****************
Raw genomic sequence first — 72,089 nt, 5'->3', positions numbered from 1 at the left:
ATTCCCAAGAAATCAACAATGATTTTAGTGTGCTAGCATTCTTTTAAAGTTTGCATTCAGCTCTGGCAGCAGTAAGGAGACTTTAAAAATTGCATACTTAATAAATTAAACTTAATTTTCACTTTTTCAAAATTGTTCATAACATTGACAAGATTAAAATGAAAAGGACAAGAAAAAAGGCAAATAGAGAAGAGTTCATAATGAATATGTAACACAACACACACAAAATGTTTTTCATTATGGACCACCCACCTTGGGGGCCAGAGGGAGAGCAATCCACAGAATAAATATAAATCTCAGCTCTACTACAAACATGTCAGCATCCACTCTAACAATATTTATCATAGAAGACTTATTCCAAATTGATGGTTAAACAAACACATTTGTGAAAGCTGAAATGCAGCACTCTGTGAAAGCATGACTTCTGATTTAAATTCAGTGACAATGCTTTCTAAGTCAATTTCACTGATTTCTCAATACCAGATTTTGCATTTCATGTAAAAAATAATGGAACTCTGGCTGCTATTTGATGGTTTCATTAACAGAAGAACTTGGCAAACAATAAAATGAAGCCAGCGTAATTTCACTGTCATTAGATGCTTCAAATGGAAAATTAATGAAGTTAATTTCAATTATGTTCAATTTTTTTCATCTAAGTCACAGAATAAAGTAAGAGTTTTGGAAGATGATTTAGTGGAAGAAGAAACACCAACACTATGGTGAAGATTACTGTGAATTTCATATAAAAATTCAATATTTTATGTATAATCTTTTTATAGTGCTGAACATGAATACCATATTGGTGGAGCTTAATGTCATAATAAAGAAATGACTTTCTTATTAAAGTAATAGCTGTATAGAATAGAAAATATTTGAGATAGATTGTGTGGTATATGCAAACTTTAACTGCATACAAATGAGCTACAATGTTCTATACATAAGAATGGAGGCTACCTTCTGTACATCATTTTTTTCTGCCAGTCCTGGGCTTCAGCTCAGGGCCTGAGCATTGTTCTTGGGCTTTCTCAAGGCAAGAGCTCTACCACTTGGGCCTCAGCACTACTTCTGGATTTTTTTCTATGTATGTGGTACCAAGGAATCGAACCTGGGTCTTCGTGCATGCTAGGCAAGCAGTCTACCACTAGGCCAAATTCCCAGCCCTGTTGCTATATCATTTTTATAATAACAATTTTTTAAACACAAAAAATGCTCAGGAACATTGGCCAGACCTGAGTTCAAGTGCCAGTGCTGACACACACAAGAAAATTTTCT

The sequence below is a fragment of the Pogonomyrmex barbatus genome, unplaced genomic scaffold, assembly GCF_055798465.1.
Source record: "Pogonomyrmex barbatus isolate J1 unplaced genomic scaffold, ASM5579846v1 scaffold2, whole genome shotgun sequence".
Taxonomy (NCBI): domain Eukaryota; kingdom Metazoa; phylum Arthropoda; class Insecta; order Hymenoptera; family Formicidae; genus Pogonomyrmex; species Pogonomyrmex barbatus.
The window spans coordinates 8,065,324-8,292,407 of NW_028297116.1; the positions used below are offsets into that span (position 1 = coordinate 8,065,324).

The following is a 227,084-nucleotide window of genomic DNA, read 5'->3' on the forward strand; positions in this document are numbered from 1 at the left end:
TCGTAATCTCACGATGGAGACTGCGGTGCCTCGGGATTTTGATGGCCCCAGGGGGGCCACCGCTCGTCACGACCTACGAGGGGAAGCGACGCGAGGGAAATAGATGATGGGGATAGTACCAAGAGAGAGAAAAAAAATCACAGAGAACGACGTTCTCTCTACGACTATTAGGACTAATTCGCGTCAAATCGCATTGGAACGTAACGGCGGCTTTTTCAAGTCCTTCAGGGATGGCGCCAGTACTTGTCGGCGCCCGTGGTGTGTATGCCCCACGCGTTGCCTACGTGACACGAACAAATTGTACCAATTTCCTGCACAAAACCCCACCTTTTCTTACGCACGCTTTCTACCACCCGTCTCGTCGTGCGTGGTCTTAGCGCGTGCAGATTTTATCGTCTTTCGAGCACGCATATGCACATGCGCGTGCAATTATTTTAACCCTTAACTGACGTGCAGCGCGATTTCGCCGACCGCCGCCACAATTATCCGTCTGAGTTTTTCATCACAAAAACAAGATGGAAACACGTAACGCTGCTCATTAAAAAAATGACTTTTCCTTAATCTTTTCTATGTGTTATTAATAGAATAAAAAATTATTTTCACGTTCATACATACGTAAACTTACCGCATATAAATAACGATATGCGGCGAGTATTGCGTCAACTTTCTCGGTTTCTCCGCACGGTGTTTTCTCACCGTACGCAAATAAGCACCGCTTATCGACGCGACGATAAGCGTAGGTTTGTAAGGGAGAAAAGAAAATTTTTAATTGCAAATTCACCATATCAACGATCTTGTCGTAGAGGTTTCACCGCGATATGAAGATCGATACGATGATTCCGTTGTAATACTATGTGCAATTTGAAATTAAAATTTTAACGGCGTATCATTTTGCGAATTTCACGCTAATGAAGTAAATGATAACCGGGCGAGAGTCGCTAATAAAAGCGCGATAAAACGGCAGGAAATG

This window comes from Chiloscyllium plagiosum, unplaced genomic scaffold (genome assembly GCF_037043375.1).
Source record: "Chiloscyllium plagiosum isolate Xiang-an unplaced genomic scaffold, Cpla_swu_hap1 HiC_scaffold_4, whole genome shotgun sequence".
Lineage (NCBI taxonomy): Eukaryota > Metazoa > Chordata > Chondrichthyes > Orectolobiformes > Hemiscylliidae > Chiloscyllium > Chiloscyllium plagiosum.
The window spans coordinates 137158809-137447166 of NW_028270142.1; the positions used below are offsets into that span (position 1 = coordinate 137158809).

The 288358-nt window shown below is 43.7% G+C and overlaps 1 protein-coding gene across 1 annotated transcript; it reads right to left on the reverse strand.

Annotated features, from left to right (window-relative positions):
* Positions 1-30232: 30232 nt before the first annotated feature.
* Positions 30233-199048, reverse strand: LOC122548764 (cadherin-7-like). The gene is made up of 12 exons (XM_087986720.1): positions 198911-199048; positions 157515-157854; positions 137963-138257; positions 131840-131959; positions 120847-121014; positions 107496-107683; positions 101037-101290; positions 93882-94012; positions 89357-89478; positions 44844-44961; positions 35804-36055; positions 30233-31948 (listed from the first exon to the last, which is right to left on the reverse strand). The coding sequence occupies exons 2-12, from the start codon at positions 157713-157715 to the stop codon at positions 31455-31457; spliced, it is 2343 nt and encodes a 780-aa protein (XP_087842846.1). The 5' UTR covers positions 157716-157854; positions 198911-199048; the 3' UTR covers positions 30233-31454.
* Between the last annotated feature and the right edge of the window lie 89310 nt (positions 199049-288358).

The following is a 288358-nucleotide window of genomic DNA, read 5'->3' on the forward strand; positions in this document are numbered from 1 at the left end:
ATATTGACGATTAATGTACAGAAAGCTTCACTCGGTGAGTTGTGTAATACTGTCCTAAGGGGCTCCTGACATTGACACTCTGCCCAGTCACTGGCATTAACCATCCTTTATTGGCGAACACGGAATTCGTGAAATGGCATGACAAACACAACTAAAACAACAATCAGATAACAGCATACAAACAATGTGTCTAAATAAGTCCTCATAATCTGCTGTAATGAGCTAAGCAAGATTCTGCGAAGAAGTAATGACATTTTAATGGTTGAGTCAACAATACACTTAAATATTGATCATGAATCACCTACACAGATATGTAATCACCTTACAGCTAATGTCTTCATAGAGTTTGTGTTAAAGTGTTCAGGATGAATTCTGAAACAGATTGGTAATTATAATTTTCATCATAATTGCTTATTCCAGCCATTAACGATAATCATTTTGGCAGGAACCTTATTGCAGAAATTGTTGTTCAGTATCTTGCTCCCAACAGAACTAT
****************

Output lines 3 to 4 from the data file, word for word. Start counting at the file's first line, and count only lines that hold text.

The sequence below is a fragment of the Pogonomyrmex barbatus genome, unplaced genomic scaffold, assembly GCF_055798465.1.
Source record: "Pogonomyrmex barbatus isolate J1 unplaced genomic scaffold, ASM5579846v1 scaffold2, whole genome shotgun sequence".